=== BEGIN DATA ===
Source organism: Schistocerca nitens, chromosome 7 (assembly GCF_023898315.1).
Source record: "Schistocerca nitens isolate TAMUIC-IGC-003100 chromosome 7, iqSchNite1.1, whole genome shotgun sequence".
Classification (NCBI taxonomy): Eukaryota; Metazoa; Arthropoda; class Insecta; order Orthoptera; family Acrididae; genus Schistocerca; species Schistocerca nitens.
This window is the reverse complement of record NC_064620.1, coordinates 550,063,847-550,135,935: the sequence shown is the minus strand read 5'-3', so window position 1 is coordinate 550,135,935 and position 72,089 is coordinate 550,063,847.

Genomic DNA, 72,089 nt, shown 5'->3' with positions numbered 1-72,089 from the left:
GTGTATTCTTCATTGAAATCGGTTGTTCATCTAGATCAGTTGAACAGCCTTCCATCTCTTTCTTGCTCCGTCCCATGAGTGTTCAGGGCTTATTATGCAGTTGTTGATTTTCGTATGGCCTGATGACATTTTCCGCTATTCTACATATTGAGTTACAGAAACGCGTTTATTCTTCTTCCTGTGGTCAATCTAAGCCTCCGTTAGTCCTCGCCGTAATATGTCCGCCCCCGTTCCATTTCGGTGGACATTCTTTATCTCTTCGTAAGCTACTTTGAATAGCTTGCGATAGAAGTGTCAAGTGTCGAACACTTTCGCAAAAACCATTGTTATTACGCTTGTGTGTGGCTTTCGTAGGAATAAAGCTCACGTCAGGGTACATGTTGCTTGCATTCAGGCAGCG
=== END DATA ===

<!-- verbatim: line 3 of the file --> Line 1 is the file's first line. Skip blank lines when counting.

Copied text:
Classification (NCBI taxonomy): Eukaryota; Metazoa; Arthropoda; class Insecta; order Orthoptera; family Acrididae; genus Schistocerca; species Schistocerca nitens.